However, it is not clear how participation in SA and LA interact with each other to affect cognitive function in the elderly. For example, the effect of not participating in SA on CD might be exacerbated by living alone. Thus, the hypothesis was made that not participating in SA would increase the risk of CD, and that living alone would negatively compound this effect. Although most studies analyzing the effects of participation in SA on CD had longitudinal designs [5,16,17], they used linear mixed models [5,16] or simple logistic models [17]. Studies regarding LA often used cross-sectional designs [15]. Thus, the possibility of reverse causation could not be excluded in these studies. This study used survival analysis, in which individuals who showed signs of CD were excluded at each wave, to help overcome the problem of reverse causation.

METHODS

Study Participants

Data were used from the 2006-2018 KLoSA, an ongoing study that recruited 10 254 panel participants older than 45 years in 2006, who were followed up every year to study various aspects of aging in Korea. Skilled personnel interviewed study participants using computer data entry. In even-numbered years, the study collected information about the various aspects of aging including demographics, family relationships, health, occupation, employment, income, and assets, and the study covered specific topics in depth in odd-numbered years. The data from even-numbered years were included in 7 waves from 2006 to 2018.
Study participants whose Mini-Mental Status Exam (MMSE) scores were ≤23 (n=2449) were excluded at the baseline, and only the participants who showed within-normal-range cognitive functions as measured by the MMSE were included. Individuals with missing MMSE values were further excluded (n=237), resulting in 7568 participants as the baseline. After follow-up from 6 waves (from wave 2 to wave 7), 4622 participants were left in wave 7, and the average follow-up rate was 92.5% (Supplemental Material 1).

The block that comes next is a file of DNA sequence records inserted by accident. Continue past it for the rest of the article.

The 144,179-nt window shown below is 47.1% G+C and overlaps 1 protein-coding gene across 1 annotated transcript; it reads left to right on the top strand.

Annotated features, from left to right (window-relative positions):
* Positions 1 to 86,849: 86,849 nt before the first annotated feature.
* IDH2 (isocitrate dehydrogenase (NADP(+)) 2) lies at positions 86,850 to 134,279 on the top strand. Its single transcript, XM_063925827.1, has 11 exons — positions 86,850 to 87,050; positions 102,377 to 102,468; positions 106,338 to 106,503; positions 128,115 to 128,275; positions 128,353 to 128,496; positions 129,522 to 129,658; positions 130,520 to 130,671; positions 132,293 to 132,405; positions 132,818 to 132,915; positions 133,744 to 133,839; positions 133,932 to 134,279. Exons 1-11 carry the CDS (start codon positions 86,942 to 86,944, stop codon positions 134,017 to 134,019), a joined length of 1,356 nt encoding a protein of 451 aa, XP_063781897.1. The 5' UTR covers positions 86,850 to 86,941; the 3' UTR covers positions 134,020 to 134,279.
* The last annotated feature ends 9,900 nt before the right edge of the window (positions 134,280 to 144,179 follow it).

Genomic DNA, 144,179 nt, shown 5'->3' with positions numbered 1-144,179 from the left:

Variables of Interest

Included in SA were: participation in religious activities, social gatherings, sports/cultural/leisure clubs, college programs for elderly adults, school/hometown alumni groups, grand family associations, volunteer activities, political party activities, civil organizations, or interest groups. If an individual participated in at least 1 of the above activities, he or she was considered socially active. If a study participant replied that he or she did not participate in any SA, including the activities listed above, then he or she was considered socially inactive. LA was defined by the type of family with whom a participant lived; if the participant lived with family members or any other persons, he or she was defined as living with others. Otherwise, participants were defined as living alone. Both SA and LA were considered as variables with time-varying effects, as they changed over the follow-up period.
CD was defined by a decrease in the MMSE score of ≥4 points in the course of a 2-year period. The MMSE is a screening tool widely used in primary healthcare settings to evaluate cognitive functions in individuals with suspected CD. It is composed of 7 categories with 11 questions or tasks and evaluates cognition for time, place, and person; memory of 3 objects; attention; calculation; recall of the 3 objects; and verbal and visual capacities [18]. An MMSE score ≤17 indicates dementia, and an MMSE score of 18-23 indicates mild cognitive impairment. The MMSE is the most widely used tool for dementia screening [19]. However, the screening result is affected by the age, gender, and education level of the examinee. Moreover, in a panel study, the MMSE score is a time-varying variable as participants age over the follow-up period. Thus, a variable that could represent the change in cognitive functions over time was more desirable. Jongstra et al. [20] reported that the odds ratio of developing dementia was 3.55 (95% confidence interval [CI], 2.51 to 5.00) for elderly populations in primary care who showed a ≥2 point decline in the MMSE score over 2 years. However, according to the study by Hensel et al. [21], changes in the range of 2-4 points over 1.5 years were necessary to conclude that an individual experienced a true change (90% confidence) in MMSE results. Thus, we defined CD as a ≥4 point decrease in the MMSE score over 2 years to identify individuals showing substantial changes in MMSE scores.